Clive and Aleksy in conversation


While I’m eager to share new work here, I agree with Dan at Penfold Press that we need to hold back from full disclosure of preparatory images for the Gawain series until the prints are ready to launch. So here, by way of a compromise, are some details of the paint and pencil study for The Green Knight Takes Gawain’s Blow, shown in black and white rather than in colour. They’re by way of accompaniments to a conversation between me and my friend Aleksy Cichoń in Poland, who has seen this colour study in full, and today has written to me about it

Aleksy: The radiance of colour in this piece is amazing. But I have a question – who is character in base of column? Samson or Atlas?

Clive: He’s a Green Man. Look closely and you’ll see the foliate patterning on his robe. Here, carved in stone, is an early personification of the ancient magic embodied in the Green Knight. And the sepulchre crowned with a winged-lion (above) is also foliate patterned, as though there have been other Green Knights before this one, and the ancient tomb is always waiting for a new occupant. In addition the stone man and lion act as witnesses to the event, as I didn’t want the visual distraction of the King, Queen and courtiers looking on.

Version 2

Aleksy: When I’m reading your words about this picture… I’m pretty sure that you’re representative of timeless generation of artists, true artists. What true artists do? They create artificial world based on philosophical rules. Furthermore, the image must be like philosophical treatise – multi-leveled, subtle model of petite universe. Well, you can do it. Gawain and Green Knight as universal figures of eternal drama – I’m shivering when I think about it. It’s good sign.

I’m in love with Green Knight’s melancholic acquiescence of his beheading.

Clive: I’m glad you like the Green Knight’s acquiescence. I find it rather sexy, this mighty presence bowing to the blade.

Aleksy: I’m aware of Knight’s load of sensuality, but melancholy side is the most attractive hue of character. Or maybe I’ve read too many books like ‘The Confusions of Young Törless’ and my outlook is distorted. Might be.

Clive: I agree with you about the ‘melancholy hue’. It is the abiding mood of this drawing.

Gawain is crimson, steeped in the blood of all victims who’ve been slaughtered in the name of faith or their masters’ causes. I wanted him to have a whiff of the Inquisition. He’s presented as flawed/tainted in the poem, though he’s definitely heroic in the terms of the times. But things are not so simple now, and we have better insights into what all these fabulous warriors actually did… the Templars, the Crusaders and the Samurai and their ilk, the Alexanders and Lawrences of history, and the Gawains, Lancelots and Lochinvars of fable. No matter how nobly they may be presented, they’re harbingers of death, albeit wrapped up in the ‘honour’ of whichever variety they subscribe to. I wanted this Gawain to be complicated!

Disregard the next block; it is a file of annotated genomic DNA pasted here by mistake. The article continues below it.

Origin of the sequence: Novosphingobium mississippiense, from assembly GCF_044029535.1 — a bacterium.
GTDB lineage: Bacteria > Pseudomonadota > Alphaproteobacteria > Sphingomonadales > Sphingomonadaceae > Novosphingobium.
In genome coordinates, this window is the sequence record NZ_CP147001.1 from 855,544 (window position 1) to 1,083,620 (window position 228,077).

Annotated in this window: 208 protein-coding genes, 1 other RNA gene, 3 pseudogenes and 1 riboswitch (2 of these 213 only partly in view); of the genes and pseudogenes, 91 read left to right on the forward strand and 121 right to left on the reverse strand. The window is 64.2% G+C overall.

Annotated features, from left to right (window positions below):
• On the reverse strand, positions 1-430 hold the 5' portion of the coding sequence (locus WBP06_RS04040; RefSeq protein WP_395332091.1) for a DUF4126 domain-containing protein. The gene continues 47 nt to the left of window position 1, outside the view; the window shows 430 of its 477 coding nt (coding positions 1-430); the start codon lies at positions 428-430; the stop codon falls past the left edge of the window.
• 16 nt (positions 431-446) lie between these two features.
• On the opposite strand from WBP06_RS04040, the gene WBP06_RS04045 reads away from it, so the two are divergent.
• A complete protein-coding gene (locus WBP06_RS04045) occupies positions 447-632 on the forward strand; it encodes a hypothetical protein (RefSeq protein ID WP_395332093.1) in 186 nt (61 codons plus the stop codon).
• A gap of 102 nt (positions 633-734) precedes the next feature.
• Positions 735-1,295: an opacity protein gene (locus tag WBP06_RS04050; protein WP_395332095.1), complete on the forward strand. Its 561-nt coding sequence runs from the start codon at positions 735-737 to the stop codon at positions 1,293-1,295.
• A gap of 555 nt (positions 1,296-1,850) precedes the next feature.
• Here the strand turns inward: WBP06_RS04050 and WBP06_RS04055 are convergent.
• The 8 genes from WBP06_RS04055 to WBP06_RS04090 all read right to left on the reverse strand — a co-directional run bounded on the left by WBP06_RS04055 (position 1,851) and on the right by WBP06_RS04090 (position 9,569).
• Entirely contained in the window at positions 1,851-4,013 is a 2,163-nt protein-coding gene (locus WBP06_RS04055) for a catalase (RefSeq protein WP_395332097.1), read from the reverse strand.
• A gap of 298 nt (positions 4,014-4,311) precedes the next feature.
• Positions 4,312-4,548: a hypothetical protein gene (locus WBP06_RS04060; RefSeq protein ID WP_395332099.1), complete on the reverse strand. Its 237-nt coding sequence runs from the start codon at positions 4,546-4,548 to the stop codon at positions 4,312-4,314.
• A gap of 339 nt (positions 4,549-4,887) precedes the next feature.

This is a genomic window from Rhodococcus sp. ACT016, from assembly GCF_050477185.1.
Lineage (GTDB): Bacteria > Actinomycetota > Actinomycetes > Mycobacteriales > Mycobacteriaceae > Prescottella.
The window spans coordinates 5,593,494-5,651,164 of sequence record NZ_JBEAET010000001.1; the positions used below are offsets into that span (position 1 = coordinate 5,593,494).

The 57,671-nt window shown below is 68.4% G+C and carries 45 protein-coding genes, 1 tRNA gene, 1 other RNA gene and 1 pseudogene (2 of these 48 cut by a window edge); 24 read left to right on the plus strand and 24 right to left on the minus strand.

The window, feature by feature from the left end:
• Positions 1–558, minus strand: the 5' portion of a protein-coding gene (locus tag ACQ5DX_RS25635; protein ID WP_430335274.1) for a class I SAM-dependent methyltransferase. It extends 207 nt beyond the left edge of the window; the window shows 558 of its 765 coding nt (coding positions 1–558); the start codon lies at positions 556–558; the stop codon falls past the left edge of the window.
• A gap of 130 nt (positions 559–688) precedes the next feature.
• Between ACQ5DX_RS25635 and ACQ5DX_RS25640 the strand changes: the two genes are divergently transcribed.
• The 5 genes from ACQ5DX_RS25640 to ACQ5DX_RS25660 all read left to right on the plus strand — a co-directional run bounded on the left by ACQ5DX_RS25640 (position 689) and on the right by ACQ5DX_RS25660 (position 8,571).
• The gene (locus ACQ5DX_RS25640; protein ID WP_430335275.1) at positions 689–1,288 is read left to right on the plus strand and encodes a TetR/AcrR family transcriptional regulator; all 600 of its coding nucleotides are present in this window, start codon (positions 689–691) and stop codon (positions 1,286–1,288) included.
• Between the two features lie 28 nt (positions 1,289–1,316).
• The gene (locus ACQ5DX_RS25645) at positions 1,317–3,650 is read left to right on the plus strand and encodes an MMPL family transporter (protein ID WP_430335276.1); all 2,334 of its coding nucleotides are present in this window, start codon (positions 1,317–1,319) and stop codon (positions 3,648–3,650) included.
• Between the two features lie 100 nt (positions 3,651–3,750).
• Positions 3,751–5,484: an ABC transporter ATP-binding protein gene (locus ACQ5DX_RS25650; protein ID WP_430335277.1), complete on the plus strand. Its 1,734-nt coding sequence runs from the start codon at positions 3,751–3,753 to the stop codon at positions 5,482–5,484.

Clive: I haven’t had time enough to write to you as much as I would like. Up to my eyeballs in work. No doubt you are too.

I really like this spoof by Mallory Ortberg on Gawain and Green Knight . Made me laugh out loud with it’s American youth jargon! It’s pretty brief, yet conveys the story arc remarkably successfully!

Aleksy: The American Green Knight – pretty funny! And it reminded me some Polish experiments made by St. Barańczak – great polish translator of Shakespeare’s. He wants to summarize content of the dramas in short funny rhymes. As I remember, tragedies (like in original) were ending in oceans of blood, so precis was faithful.

Aleksy is responding in drawings to my progress through Sir Gawain and the Green Knight. You can see his first drawing, The Green Knight Arrives, HERE.

My own Green Knight Arrives colour-study for a print can’t yet be revealed, but here’s a detail of the drawing for it.


The Green Knight Cometh

The colour separations for the second print in the Gawain series, The Green Knight Arrives, are all but complete. Work slowed today at the final hurdle when I went down fast with a cold. (Like zero-to-sixty-miles-an-hour-in-three-seconds-flat.) Dan Bugg and I have agreed not to show the print in progress, saving the big reveal for later. So this is the one and only glimpse you’re going to get of it until the launch. The image shows the artwork for one of the layers of the composition to be transferred to a silkscreen, next to a fragment of the colour study made as a guide for Dan.


A new print begins.

The Making of Christmas at Camelot

An album of images, from first drawings through to final print.



Christmas at Camelot by Clive Hicks-Jenkins. Seven-colour screen-print editioned by Daniel Bugg at The Penfold Press.

Numbering seventy-five prints, signed, titled and numbered by the artist, and stamped by The Penfold Press.


The Making of Gringolet: part 2

The finished maquette.

There are thirty separate parts that make up the maquette, including the bars and cams at the back of it.

Of course there is none of the stretch and compression of real flesh. The card is unyielding. This is what I celebrate in the maquettes by frequently showing their angularities and segmentations in the paintings I make, but also fight against by finding ever-increasingly ingenious ways to make plausible movement. I both celebrate the flattening out and awkwardness, and continue to tinker with it, to extend the possibilities of the maquettes, and it’s probably the tension between these two that pleases me most. I want them to be real and not real at the same time. Convincing, and unconvincing. Puppets are always at their best when they are being puppets, and not getting too close to being the real things they imitate.

It’s complicated. But then all the best things are!

And the technique really comes into its own in my search for expressive movement.